Apple's iPad opens door for Ann Arbor software developers
AP Photo by Paul Chinn | San Francisco Chronicle
Apple's iPad -- the long-awaited digital tablet device revealed this afternoon -- is likely to set off a mad rush among software developers in the Ann Arbor region to create applications for the new device.
The first bit of good news for local application developers: Virtually all apps sold through the existing App Store for use on the iPhone and iPod Touch will work on the iPad, a 9.7-inch-long, 1/2-inch-thick, 1.5-pound device.
But the larger screen size means that apps may have to be more complex to entice iPad users.
Details about Apple's iPad
Apple has sold more than 3 billion applications for the iPhone and iPod Touch, harvesting 30 percent of the revenue and giving 70 percent to the private developers.
That revenue-sharing model stays in place for iPad.
But the long-term implication is that software developers will
immediately start scrambling to produce applications that appeal to
People who pay for the iPad -- which will cost anywhere from $499 to $829, depending on the version -- will surely expect richer, more complex applications.
"There’s so much more you can do with the (user interface) that it’s
going to be a big task" to develop marketable apps, said ex-Apple intern Ben Kazez,
founder of Mobiata, in an interview Tuesday.
For iPhone apps, software developers can produce a feasible
application in a matter of weeks. For the iPad, however, it might take
months to develop apps that display sales durability. Longer development cycles favor established corporations with significant muscle power in research and development.
Players like EA Sports and the New York Times have already developed apps for the iPad, for example.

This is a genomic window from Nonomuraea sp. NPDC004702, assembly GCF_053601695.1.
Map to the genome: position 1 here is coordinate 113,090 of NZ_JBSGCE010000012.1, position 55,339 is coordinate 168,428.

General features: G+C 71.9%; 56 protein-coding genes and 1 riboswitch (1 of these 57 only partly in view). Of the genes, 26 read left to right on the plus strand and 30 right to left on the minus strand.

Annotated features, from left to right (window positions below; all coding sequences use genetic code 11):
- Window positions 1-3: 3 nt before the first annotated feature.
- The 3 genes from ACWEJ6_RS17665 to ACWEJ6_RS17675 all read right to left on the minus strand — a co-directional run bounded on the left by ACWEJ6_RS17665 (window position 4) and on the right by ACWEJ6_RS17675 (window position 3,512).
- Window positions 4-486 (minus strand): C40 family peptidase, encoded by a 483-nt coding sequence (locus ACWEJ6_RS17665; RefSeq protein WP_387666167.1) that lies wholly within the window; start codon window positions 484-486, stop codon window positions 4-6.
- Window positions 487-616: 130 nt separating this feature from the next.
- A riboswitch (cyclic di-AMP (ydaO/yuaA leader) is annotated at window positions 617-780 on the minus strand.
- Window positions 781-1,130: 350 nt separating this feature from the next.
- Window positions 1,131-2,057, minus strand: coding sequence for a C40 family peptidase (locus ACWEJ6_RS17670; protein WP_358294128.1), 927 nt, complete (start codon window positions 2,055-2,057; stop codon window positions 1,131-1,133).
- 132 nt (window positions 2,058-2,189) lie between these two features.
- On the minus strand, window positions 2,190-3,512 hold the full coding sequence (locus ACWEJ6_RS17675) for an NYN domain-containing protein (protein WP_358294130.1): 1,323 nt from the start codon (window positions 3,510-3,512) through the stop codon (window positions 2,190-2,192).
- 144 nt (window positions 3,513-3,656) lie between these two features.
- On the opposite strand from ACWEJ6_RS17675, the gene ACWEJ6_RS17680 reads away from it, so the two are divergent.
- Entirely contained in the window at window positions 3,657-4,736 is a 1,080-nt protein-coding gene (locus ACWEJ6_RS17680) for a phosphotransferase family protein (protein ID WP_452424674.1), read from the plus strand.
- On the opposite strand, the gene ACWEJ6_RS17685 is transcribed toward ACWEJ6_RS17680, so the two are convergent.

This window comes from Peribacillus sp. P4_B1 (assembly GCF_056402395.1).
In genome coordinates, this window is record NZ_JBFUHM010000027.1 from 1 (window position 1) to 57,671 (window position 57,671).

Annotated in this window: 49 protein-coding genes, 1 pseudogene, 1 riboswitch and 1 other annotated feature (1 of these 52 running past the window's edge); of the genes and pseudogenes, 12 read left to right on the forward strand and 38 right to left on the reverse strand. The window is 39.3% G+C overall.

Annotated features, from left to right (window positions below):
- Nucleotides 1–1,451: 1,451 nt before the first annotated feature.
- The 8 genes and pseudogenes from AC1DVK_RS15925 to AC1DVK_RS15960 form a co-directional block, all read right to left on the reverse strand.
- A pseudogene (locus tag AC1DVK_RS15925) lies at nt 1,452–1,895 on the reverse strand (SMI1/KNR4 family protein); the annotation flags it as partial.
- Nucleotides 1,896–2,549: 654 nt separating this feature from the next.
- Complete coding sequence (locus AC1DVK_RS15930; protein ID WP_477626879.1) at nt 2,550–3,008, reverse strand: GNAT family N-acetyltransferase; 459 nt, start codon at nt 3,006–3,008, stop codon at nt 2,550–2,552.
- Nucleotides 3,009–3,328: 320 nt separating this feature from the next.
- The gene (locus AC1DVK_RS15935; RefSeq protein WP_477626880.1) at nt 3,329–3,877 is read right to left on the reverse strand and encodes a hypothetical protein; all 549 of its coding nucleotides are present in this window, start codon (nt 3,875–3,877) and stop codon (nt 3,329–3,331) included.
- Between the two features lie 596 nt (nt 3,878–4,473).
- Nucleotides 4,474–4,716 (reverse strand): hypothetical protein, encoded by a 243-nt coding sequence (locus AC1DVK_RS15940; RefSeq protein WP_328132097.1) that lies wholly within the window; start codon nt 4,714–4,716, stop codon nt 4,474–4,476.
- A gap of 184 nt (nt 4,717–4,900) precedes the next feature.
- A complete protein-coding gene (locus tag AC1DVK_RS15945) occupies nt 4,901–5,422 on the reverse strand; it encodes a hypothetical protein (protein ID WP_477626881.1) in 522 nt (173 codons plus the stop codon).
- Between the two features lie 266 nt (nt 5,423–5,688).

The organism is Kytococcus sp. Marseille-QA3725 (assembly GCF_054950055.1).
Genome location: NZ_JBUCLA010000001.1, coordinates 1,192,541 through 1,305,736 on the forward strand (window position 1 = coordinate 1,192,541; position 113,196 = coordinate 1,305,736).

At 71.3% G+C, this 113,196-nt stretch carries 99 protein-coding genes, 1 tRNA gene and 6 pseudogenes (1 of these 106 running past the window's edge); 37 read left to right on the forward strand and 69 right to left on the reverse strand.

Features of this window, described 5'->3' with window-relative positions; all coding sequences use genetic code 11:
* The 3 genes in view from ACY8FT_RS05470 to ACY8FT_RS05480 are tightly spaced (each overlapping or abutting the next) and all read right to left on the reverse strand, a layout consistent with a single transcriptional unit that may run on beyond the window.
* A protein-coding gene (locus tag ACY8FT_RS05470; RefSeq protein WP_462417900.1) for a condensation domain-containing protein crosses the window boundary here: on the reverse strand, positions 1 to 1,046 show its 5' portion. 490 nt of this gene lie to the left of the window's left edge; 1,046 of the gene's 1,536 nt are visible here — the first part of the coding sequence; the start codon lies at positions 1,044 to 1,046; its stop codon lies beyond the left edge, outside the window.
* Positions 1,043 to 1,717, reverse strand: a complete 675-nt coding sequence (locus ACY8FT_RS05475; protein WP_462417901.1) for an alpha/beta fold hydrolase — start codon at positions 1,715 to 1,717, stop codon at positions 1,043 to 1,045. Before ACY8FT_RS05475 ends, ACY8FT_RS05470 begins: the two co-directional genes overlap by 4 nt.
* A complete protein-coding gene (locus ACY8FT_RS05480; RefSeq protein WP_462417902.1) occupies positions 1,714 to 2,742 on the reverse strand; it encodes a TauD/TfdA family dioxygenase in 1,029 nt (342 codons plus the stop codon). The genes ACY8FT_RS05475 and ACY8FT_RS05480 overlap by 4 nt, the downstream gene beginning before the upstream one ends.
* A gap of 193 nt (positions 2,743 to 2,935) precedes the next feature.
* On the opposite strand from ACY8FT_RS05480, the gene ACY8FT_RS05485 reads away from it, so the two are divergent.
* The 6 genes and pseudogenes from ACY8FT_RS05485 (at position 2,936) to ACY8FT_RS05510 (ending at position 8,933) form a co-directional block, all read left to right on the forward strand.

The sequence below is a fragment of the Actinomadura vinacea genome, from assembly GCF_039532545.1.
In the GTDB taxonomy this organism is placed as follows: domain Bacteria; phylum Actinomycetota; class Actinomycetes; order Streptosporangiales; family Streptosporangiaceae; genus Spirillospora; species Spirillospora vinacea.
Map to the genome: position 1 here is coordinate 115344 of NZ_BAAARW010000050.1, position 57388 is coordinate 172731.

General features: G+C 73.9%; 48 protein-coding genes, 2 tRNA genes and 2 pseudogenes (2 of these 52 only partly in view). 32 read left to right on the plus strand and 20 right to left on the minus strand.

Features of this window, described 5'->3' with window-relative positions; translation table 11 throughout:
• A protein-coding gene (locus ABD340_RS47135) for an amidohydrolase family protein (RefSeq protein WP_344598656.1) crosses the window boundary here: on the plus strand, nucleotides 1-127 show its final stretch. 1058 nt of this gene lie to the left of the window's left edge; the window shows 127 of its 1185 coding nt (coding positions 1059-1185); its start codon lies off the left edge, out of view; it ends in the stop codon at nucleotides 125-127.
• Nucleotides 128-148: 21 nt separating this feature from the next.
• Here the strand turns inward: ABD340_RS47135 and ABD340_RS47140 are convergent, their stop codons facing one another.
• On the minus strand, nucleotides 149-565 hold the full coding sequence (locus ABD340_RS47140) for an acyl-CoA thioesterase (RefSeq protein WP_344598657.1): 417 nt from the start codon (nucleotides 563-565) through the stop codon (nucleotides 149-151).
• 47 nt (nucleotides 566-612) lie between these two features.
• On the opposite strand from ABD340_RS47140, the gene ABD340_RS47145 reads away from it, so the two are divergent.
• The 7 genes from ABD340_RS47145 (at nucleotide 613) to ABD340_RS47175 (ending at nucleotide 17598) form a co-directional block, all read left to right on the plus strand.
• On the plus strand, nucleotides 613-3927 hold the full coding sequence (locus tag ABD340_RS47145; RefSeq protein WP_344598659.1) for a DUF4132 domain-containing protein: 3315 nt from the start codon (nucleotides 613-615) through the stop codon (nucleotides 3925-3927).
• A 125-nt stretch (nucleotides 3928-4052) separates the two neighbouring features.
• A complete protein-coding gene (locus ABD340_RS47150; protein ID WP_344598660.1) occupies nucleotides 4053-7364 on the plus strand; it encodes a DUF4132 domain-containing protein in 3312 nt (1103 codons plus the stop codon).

Still, established app developers like Mobiata and Ann Arbor-based
Mobatech have an edge on new players in the market.
With more than 140,000 applications for sale in the App Store already, it's hard to stand out.
But companies like Mobiata -- whose apps Apple has featured in commercials and print advertisements -- have an distinct advantage due to their direct connections to Apple's marketing team.
"It can be really difficult to get noticed and having the tablet out there will increase that market but not necessarily make it much easier to get noticed," Kazez said.
Meanwhile, struggling Ann Arbor-based book store chain Borders Group Inc. can breathe a sign of relief that Apple apparently does not have a deal with rival Barnes & Noble to sell B&N digital books through the iPad.
The iPad's e-reader capabilities represent Apple's effort to overtake Amazon.com and Barnes & Noble as the leader in the e-reader market.
Disappointed investors pushed Barnes & Noble's stock price down more than 8 percent after the Apple announcement.
For its part, Borders plans to sell digital books through a new application under development by Toronto-based Kobo Inc., a division of Indigo Books & Music.
Borders has said that application will be available on the iPhone -- so, by extension, it's likely to be available on the iPad as well.
More coverage from other news sources:
New York Times: Apple reveals the iPad tablet
Wall Street Journal: Apple introduces highly-anticipated tablet
Huffington Post: Steve Jobs and iPad Apple tablet: It's the content, stupid
Los Angeles Times: Is this the publishing industry's savior?
Globe and Mail: Investors like Apple's pricing